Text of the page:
Cal Interpreting & Translations (CIT) offers Assamese interpreters and translators with legal, medical and specialty experience, including criminal and civil matters, employee meetings, engineering, patent cases, labor disputes, immigration and more.
Although based in Los Angeles, CIT offers comprehensive Assamese language services including interpretation, translation and transcription, 24 hours a day, 7 days a week, worldwide. Our interpreters and translators are native speakers who have been screened, certified, have provided credentials, field tested, and kept up to date with developments in both English and the Assamese language through means such as lectures, conferences, and travel. CIT’s Assamese language interpreters and translators possess in depth knowledge of the Assamese language, as well as of the culture and history of the Assamese people, allowing them to provide informed and complete interpretation and translation.
History of Assamese
Assamese, a language quite similar to Bengali, is widely spoken along the Brahmaputra valley. The language itself is known as Asamiyah, or Assamese in English. To many non-native Assamese speakers, the languages sound awfully familiar to Bengali. However, there are significant differences including grammar, pronunciation and vocabulary. Assamese script is based primarily on Siddham script, where Bengali, Tibetan and Japanese Kana script come from. Besides three letters, Assamese and Bengali are identical scripts.
The Assamese language has original roots in Sanskrit, and began branching off in the 7th century. It is considered one of the major languages in the Republic of India.
The history of the Assam people dates back to ancient times. The Assam people were historically found in Tantric, Buddhist Assamese and Vedic literature. The Aryans, who were comprised mainly of priests and warriors, settled in Assam. The first known ruler of the Assam people was Mahiranga Danaya, forming the Danaya dynasty. He was followed by Hatakasur, Sambarsur and Ratnasur. The next ruler was Ghatakasur, who made Progiyotishpur (today’s Guwahati) the capital of Assam. Narakasur was killed by Lord Krishna, who is seen repeatedly in Assam mythology. Krishna is known to have fought against the king Bhismaka of Kundil (which is modern day Sadia) in order to marry Bhismaka’s daughter, Rukmini.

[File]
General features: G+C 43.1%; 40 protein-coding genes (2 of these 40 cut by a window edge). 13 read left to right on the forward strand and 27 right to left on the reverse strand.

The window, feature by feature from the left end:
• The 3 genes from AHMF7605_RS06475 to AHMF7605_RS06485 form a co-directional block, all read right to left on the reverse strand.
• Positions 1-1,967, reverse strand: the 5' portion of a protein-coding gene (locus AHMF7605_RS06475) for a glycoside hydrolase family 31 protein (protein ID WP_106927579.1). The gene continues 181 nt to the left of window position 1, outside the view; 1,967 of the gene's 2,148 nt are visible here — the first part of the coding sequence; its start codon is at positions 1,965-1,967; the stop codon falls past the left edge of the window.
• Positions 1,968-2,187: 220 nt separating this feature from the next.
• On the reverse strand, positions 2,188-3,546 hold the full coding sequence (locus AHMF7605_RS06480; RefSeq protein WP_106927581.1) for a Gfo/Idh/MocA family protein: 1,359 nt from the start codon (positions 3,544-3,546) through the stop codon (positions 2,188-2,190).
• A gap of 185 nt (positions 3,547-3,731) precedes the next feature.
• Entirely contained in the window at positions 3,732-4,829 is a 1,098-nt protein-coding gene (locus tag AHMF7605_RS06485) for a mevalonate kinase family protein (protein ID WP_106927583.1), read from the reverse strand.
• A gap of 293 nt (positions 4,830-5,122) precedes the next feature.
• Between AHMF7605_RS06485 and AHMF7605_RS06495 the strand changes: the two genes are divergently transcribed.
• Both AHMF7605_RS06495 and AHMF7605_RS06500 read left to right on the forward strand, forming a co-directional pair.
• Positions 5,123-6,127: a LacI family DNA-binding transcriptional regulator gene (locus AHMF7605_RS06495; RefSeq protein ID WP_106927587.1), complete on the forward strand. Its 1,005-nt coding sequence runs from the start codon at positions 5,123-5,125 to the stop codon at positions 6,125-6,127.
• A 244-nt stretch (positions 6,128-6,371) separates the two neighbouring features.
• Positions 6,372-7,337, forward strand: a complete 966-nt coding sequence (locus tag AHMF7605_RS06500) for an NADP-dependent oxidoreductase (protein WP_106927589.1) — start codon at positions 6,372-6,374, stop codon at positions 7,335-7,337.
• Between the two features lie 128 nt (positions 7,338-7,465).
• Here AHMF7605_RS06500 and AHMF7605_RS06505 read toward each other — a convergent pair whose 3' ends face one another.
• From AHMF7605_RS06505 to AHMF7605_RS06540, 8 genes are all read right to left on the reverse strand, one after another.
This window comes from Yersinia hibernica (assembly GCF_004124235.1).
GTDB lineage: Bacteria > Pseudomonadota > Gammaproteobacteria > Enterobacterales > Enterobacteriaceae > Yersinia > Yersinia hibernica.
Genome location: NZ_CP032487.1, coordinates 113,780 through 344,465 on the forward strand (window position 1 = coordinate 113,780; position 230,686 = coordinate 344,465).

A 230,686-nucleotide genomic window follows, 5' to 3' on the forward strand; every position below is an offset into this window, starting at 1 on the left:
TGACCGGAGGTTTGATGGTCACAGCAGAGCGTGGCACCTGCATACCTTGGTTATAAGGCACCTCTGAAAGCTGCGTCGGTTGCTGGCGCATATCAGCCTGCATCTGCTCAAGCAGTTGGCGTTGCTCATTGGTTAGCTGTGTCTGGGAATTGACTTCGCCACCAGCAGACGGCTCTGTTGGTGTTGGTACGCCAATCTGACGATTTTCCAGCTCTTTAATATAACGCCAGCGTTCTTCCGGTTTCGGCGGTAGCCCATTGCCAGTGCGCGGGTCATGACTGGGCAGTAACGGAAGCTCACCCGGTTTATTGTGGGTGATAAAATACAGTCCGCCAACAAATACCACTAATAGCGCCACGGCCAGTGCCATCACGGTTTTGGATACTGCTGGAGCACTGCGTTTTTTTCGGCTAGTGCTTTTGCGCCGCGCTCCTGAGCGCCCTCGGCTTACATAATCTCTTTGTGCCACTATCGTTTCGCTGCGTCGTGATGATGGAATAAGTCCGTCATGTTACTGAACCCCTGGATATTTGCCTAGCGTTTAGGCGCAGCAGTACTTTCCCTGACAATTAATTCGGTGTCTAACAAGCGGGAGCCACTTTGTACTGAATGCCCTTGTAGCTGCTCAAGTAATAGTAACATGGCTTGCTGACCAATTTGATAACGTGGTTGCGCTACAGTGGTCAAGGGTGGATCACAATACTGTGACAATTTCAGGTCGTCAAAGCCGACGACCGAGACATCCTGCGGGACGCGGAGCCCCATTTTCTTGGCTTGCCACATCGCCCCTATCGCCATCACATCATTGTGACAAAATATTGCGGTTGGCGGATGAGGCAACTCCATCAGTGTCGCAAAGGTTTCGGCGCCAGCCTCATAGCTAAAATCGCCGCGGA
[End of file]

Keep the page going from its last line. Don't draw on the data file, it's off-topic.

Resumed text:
Starting in the 1860s, a large number of novelists, writers and poets began flourishing and comprising text in Assamese. Some popular writers include Rajanikanta Bardaloi, Chandra Kumar Agawala, Padmanath Gohain Barawu and Hiteshwar Bezbarua. The most revolutionary, however, was Shankara Deva, who wrote beautiful poems of love and devotional songs.
Approximately 45 different languages are spoken in Assam today. The three main types of languages spoken in Assam are Austroasiatic, Sino-Tibetan and Indo-European. Vast amounts of people in Assam are bilingual.
- Guwahati is one of the fastest growing cities in the world and is the most popular city in Assam
- The origin of the name “Assam” is unknown
- Assam is known as The Gateway to the Northeast
- In 1867, Assam became the second place in the world where petroleum was discovered